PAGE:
“Amazon has certainly forced its competitors to re-think their strategy. Flipkart, the home-grown e-commerce company founded by former Amazon employees, is hard at work to outdo the US giant. Within days of Amazon launching same-day delivery, Flipkart replicated it; however, it’s unlikely to match Amazon’s reach in the hinterland anytime soon.

More importantly, Amazon India is backed by a strong parent, which reported revenues of nearly $75 billion in 2013 and is expected to touch $100 billion by the end of this year.

“Amazon has been an outlier in every country. It is the first pure-play e-tailer to emerge the world over. It is focused on execution and will be a competition to the existing players. More so because it doesn’t have capital issues,” says Ankur Bisen, senior vice-president of retail and consumer products at Technopak.

In contrast, Flipkart is backed by private equity funds, which invest only to look for an exit through an IPO or sale to another player. Flipkart is said to be in talks again for raising $500 million from a clutch of investors in a deal that could value the company at $5 billion, or ?30,000 crore. But valuation on its own doesn’t mean much.

A classic case is that of Indian telecom operators and tower companies, which commanded billion-dollar valuations around 2006-07. Foreign investors entered with cash. Today, however, only a handful of them are profitable. A majority are making losses and looking to sell. Similarly, continuing losses and limited finances will only make the going tough for Flipkart.

Until now, the bigger e-commerce firms have entered India through acquisition — ebay bought Baazee.com, while Monster.com acquired Jobsahead.com. Amazon was expected to do the same with Flipkart, but that did not happen. It wasn’t for lack of trying though. Flipkart was expensive and with the kind of capital and analytics at its disposal, it made better sense for Amazon to invest in own operations than pay big bucks for it.

This has unsurprisingly created a flutter in the Indian e-commerce space. In an industry where most businesses were built to sell, Indian companies have missed the biggest opportunity to exit. “Now they have to do something to stay in the business, and stay relevant,” says Dutta.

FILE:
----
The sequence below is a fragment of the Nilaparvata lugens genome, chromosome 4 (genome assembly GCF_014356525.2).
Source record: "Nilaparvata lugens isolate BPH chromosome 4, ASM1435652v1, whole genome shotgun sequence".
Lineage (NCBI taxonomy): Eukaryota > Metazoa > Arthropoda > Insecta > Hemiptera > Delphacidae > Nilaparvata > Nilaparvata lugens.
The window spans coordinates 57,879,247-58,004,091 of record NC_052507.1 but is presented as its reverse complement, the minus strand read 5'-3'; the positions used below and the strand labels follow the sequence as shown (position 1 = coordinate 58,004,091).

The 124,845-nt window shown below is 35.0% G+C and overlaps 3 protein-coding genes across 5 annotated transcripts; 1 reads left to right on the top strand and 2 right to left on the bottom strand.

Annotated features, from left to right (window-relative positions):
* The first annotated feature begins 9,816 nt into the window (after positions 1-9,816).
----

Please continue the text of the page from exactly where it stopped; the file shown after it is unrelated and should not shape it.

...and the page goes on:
Repackaging business

Already, some large e-commerce businesses have shut down due to a cash crunch or were acquired by bigger players. Flipkart bought Myntra in May while Allschoolstuff.com and Indiaplaza.com closed after failing to raise another round of funding, as did Chhotu.in, Hushbabies.com, Miraistore.com and Koolkart.com, among others.

“Investors can’t run companies for long if they don’t have enough cash for operations. Amazon has stayed ahead of the cash-raising curve. Unless Indian businesses do that, they will run out of cash,” says Dutta.

This has forced Indian companies to relook their business model. Flipkart discontinued sale of consumer electronics like TVs, audio systems and white goods (air-conditioners, washing machines, refrigerators) within days of Amazon launching in India. It also cut down on the massive discounts it once offered on mobiles, tablets and their accessories. Its focus now is on high-margin and high-volume segments like apparel, as borne out by its Myntra acquisition.

Bisen points to two kinds of players in the e-commerce space — companies such as Flipkart, Jabong and Snapdeal, which have built brand equity, achieved some scale and demonstrated a viable future growth model; and the second-rung companies, which are pursuing differentiation but are struggling to progress beyond the initial round of funding. As long as the economy is growing, both of these will exist, along with the millions of brick-and-mortar retailers. Eventually, something will have to give. If its history in other countries is an indicator, Amazon is likely to be the one taking us into this post-apocalyptic world.

The fine print
———————

Hottest sellers: Books, consumer electronics, baby products, shoes and watches

Shop on the go: 35 per cent of traffic comes from mobile devices

Pincode search: It delivers to the pin code 790002, which is for a remote village called Balemu in the West Kameng District of Arunachal Pradesh

Instant gratification: 3,00,000-plus products are available for next-day delivery

(Published in The Hindu Businessline.)